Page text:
Debate, discuss national holidays like Veterans,
Readers of this newspaper are probably not surprised that I was utterly
disappointed in Robert Johnson's speech on Martin Luther King Jr. Day.
His overt, unveiled, and partisan disdain for the Bush administration
was inappropriately divisive for a holiday that is meant to unite. Certainly
Prof. Johnson is as entitled to his opinions as I am, but the speech made
me wonder why it is that the College does not do more to encourage debate
and discussion surrounding this and all other national holidays.
Martin Luther King Jr. Day is a holiday that we should recognize with
a gathering or celebration, but so are numerous other holidays that we
choose to ignore. Labor Day, Veterans Day, and Presidents Day present
themselves with people, movements, or monumental achievements that should
be fairly celebrated and critically analyzed.
I asked a member of Bowdoin's special events staff why we only recognize
the King holiday. He answered that he didn't know the precise reason,
except that over 20 years ago, students and other members of the community
decided that it was a worthwhile holiday to celebrate.
As a college, we should treat national holidays with both a celebratory
and critical eye. Despite the universal agreement that civil rights for
African Americans are good, debate on Dr. King's legacy should contribute
to all celebrations. As a school, we should engage in healthy discourse
over what Dr. King would think about slave reparations or affirmative
action. This celebrating of achievements and confronting of contemporary
questions brings meaning to all holidays.
As we commence a new academic year, we should engage ourselves in a serious
discussion as to the meaning of Labor Day. Critically examining issues
that focus on the workplace should be of paramount importance to us because
that is our post-"Bowdoin bubble" destination. We should pursue
questions about the role of unions in the "New Economy," or
think about the type of environment in which we wish to be employed.
As autumn leaves drift off the trees and daylight dwindles, Veterans
Day comes upon us. Considering the number of Bowdoin men who have served
in wars, including one of our most storied alumni, Joshua Lawrence Chamberlain,
it is almost unconscionable that we do nothing to honor these brave individuals.
Much of the video during the Martin Luther King Jr. celebration focused
on the bravery of King and other civil rights leaders who knew they were
putting their lives and families in peril by supporting justice. The same
sacrifice is made daily by all of our military men and women. We are remiss
and ungracious as citizens if we do not recognize those who have faced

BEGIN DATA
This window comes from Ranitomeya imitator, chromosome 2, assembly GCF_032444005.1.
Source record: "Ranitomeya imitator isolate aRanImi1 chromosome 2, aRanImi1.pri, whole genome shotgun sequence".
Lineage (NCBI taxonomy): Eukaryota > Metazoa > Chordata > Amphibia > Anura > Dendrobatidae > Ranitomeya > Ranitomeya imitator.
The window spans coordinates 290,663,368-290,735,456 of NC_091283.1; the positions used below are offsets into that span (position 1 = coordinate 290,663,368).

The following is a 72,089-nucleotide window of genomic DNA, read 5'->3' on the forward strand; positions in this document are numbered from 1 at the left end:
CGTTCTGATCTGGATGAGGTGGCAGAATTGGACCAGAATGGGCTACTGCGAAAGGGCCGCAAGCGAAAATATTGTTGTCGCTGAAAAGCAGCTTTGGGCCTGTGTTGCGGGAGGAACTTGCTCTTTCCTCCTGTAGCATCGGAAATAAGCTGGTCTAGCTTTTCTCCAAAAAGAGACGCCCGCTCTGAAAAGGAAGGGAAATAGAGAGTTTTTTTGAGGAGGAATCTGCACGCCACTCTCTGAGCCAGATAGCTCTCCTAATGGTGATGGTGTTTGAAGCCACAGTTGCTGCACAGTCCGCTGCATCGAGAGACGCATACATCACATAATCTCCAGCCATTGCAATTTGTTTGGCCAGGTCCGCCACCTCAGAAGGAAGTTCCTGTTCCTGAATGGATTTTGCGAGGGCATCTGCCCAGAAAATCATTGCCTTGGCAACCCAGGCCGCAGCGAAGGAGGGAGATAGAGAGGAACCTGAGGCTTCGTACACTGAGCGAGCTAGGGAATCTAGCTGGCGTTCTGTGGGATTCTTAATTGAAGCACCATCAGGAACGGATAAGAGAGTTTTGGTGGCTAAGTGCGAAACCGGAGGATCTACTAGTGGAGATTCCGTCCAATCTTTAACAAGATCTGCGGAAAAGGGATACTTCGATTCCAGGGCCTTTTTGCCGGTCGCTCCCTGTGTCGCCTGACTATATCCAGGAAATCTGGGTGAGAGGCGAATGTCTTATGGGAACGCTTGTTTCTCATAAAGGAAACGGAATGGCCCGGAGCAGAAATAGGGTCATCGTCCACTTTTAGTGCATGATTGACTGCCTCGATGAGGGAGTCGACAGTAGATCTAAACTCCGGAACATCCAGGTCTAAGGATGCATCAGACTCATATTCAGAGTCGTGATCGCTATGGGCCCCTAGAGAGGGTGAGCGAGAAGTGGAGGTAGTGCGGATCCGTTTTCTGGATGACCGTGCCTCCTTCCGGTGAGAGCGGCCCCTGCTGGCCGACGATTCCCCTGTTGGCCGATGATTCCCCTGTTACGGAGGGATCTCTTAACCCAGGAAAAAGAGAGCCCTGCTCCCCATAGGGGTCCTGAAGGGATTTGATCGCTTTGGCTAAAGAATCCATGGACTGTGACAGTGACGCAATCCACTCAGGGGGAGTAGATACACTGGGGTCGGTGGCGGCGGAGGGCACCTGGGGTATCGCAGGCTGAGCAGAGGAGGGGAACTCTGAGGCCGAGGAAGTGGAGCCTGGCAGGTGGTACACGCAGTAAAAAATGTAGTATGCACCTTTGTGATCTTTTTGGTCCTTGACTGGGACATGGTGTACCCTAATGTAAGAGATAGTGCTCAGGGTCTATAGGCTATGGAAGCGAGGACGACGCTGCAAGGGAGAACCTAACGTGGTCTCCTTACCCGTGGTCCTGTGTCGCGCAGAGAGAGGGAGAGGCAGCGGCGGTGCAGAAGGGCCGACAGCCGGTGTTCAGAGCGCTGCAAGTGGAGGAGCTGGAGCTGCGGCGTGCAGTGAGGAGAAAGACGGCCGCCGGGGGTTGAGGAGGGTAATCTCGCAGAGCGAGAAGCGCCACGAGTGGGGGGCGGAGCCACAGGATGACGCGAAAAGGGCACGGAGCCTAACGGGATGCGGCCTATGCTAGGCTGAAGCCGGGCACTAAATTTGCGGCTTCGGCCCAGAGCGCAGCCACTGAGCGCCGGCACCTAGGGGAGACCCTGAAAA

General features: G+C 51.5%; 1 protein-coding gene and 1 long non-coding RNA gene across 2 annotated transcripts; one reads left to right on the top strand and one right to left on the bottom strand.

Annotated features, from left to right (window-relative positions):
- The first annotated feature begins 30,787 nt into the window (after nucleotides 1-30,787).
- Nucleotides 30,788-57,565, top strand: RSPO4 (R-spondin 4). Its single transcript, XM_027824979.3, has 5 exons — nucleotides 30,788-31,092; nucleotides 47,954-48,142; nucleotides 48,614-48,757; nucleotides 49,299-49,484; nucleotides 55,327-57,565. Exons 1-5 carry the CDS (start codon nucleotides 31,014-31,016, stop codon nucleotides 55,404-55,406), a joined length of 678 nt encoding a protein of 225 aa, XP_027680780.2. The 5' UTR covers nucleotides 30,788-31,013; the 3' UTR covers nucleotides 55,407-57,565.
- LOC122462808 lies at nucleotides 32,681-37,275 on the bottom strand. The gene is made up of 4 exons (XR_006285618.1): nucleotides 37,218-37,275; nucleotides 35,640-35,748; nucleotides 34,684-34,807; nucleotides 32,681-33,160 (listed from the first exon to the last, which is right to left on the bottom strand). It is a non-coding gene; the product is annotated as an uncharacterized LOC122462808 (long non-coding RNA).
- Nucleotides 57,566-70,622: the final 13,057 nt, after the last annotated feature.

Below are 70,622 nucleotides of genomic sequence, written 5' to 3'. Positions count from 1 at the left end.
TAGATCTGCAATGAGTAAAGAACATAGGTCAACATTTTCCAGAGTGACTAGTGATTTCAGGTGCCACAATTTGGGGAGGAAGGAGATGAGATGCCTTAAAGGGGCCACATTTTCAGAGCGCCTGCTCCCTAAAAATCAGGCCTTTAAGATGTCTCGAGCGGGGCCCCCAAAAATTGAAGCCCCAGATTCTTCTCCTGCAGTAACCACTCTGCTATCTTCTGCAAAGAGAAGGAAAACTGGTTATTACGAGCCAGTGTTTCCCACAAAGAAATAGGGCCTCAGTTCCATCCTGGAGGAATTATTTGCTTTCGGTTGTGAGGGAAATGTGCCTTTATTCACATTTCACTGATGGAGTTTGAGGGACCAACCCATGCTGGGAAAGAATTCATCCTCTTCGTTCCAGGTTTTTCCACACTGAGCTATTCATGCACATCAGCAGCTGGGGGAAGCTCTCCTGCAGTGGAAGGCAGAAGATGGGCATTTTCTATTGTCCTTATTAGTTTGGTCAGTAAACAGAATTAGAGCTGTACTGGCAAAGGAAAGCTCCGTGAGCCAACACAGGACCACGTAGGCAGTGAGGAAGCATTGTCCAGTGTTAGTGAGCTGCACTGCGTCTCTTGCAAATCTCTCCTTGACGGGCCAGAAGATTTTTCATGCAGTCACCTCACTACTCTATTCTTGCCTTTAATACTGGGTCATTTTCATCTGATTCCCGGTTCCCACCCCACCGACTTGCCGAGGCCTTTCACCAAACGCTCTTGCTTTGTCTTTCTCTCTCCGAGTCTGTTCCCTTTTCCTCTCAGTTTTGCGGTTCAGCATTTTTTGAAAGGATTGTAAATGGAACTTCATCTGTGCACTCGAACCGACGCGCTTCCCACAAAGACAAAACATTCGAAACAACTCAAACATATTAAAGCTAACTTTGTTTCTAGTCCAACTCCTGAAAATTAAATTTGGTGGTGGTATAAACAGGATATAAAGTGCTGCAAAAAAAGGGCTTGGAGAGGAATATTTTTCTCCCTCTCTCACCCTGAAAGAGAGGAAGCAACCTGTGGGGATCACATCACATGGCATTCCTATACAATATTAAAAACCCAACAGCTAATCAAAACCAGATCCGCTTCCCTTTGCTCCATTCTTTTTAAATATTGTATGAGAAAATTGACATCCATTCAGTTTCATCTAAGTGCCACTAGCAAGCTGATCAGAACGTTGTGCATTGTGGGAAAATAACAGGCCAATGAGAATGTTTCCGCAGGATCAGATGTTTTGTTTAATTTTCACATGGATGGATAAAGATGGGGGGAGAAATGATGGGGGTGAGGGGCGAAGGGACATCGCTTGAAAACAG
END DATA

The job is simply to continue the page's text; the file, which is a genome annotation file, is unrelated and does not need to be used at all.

In the midst of winter lies the month of February, which is the birth
month of three of our great Presidents: Washington, Jefferson, and Lincoln.
Fifty years ago there would have been no debate regarding the need to
celebrate the birthdays of these magnanimous figures. Today, possession
of slaves obscures Washington and Jefferson's greatness. The fact that
Washington freed his slaves upon his death does little to preserve his
image among some liberal politicians and commentators. Such myopic scribes
refuse to acknowledge the courageous dispositions of these great men.
Washington displayed his prowess on the battlefield leading an undermanned
and poorly equipped army to victory over imperial forces. Jefferson helped
mold the Declaration of Independence and immortalized the American ideal
that "we are all created equal." Although some view the phrase
as a lie because he held slaves, the fact is that Jefferson and many other
founders knew slavery was wrong but believed that it would be better to
erect a union based on the principles of freedom than destroy the dream
of the United States over one issue.
Their prescience manifested itself during the Civil War when Abraham
Lincoln preserved the Union against the South's insurgence. Lincoln loathed
the practice of slavery. He said so outright in his 1854 "Peoria"
speech against the repeal of the Missouri Compromise, where he calls slavery
a "monstrous injustice." Our failure as a school to recognize
his birthday and accomplishments, especially considering our school's
connection to Abolition vis-à-vis Harriet Beecher Stowe, is troubling.
Clearly, some of my statements regarding these historical figures and even the premise that we should recognize holidays in an intellectually balanced manner are controversial. However the grappling and debating of different topics is the epitome of a liberal arts education, and what better time is there to pursue this scholarly ideal than in the context of world-renowned figures and causes immortalized in national holidays.